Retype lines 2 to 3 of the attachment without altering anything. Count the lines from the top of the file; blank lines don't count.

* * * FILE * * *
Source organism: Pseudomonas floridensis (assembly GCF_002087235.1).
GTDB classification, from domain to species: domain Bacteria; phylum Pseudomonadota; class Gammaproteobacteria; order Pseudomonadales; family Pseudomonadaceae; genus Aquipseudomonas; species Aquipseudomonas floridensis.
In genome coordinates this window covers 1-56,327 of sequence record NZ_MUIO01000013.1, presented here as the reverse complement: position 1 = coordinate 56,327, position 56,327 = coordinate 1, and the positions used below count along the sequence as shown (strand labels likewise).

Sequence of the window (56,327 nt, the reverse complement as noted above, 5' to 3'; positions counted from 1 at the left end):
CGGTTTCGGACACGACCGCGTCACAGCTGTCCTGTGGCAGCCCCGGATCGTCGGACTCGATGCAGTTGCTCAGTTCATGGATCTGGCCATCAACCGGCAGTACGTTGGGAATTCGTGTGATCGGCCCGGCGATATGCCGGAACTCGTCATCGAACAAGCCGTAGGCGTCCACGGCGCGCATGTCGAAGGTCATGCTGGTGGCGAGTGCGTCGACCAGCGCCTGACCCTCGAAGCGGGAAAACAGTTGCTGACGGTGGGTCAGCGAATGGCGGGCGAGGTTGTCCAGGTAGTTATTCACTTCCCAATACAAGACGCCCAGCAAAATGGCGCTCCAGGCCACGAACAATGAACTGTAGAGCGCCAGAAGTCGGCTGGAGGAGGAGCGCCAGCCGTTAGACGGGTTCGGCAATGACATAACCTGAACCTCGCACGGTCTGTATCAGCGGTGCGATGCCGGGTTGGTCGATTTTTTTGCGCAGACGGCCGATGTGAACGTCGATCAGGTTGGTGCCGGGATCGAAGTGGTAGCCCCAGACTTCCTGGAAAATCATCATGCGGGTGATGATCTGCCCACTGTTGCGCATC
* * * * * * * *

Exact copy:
GTDB classification, from domain to species: domain Bacteria; phylum Pseudomonadota; class Gammaproteobacteria; order Pseudomonadales; family Pseudomonadaceae; genus Aquipseudomonas; species Aquipseudomonas floridensis.
In genome coordinates this window covers 1-56,327 of sequence record NZ_MUIO01000013.1, presented here as the reverse complement: position 1 = coordinate 56,327, position 56,327 = coordinate 1, and the positions used below count along the sequence as shown (strand labels likewise).